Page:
What it's about:
Miles Davis was an American jazz legend and lauded as one of the most influential musicians of the 20th century. This music biopic explores Davis's life and music, focussing on the latter part of his expansive career in the 1970s, when the hard-pressed jazz trumpeter tried to recover a new session tape from music producers.
What we thought:
Many biopics about legendary musicians have a clear-cut formula – start with their childhood and end with their death, focusing more on their personal lives than their music. Don Cheadle decidedly went a different route with Miles Davis, one of the most iconic jazz players ever who drastically shaped the genre and gained massive mainstream success. Although the main plot is made up, with a couple of true facts sprinkled in, and the timeline is more of an ‘interpretation’, Cheadle wasn’t after the facts of Davis’ life and career. The main focus was on the music itself, brought to life by Davis’ eccentric behaviour and the emotional out-of-control spiral that is his life. His music was about capturing these improvised moments, and Cheadle did the same with this film.
A down-and-out Miles Davis (Don Cheadle) has hidden himself from the world for five years, struggling with the memories of a failed marriage, pain and drug abuse while working on a new session tape, which his label company desperately want to get their hands on. A reporter (Ewan McGregor) from the Rolling Stone enters his life, and the two become unlikely partners when a rogue music agent steals his session tape from his house.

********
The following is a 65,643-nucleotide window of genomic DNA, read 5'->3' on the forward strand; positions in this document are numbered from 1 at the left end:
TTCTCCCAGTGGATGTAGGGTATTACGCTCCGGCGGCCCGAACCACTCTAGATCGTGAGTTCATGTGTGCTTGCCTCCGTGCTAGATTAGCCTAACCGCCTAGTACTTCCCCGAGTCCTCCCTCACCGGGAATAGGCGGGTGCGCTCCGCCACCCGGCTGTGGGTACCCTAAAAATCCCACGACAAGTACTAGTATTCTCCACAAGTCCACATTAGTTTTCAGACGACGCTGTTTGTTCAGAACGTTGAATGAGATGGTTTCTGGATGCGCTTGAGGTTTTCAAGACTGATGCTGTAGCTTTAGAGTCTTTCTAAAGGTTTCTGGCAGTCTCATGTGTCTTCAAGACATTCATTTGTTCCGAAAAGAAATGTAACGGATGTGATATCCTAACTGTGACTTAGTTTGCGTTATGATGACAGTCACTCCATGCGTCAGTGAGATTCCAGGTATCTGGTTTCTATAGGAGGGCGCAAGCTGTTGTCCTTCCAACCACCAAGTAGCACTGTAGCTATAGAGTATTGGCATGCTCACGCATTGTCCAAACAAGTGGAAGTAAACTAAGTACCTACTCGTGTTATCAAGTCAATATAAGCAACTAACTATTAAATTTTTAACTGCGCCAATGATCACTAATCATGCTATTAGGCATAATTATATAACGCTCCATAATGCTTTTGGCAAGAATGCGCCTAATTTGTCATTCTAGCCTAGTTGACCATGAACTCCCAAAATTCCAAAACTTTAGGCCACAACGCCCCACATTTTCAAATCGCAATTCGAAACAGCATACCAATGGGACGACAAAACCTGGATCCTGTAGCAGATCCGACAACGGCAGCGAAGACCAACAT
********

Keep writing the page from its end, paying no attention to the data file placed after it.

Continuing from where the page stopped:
Jazz, or ‘social music’ as Davis refers to it, has never really been an interest of mine, and before this film I had not known much about Davis and his contributions to the music industry. However, Cheadle created a film that introduced the iconic trumpeter to an uninformed audience, and the visual interpretation of his music makes you feel like you understand it. This style is wholly unique to the Davis subject matter, and would not have worked with any other type of biopic. Although appearing disjointed at first, Cheadle used Davis’ music to weave all the characters and stories together, combining past and present in a kind of stream-of-consciousness format.
The film does not shy away from Davis’ many flaws, and his marriage to dancer Frances Taylor, played by Emayatzy Corinealdi, is both beautiful and sad as it highlights the domestic abuse and cheating she endured. These memories are based on truth, and the flashbacks are the most coherent parts in the film, with shots framed to mimic real photos from Davis’ earlier days. His regret of how he treated her is also real, revealed in a biographical book that the film heavily draws from, and highlights the emotional turmoil behind his music.
Cheadle, who wrote, directed and starred in the film, learnt to play the trumpet for three years as preparation for this film, and although I’m not an expert he appeared to do an exceptional job. His dedication shines throughout the whole film, and luckily his passion wasn’t misplaced as the style is an extremely risky endeavour. His sidekick in the film, McGregor, was used as a crutch for the madness in the film, a character that directs the music through the maze of Davis’ mind. It didn’t require a lot of talent to play it, and could’ve been played by anyone else really, but McGregor does a decent enough job. Also, longhaired McGregor is a pretty McGregor.
Miles Ahead puts the art in art film, and cinephiles and music aficionados will devour this film with a critical eye and a hungry ear. The entire score was from Davis’ original recordings, and it felt like you got to the heart of what he was really about. Although the main events in the film didn’t really happen, there was more truth in it than any other biopic’s factual storytelling.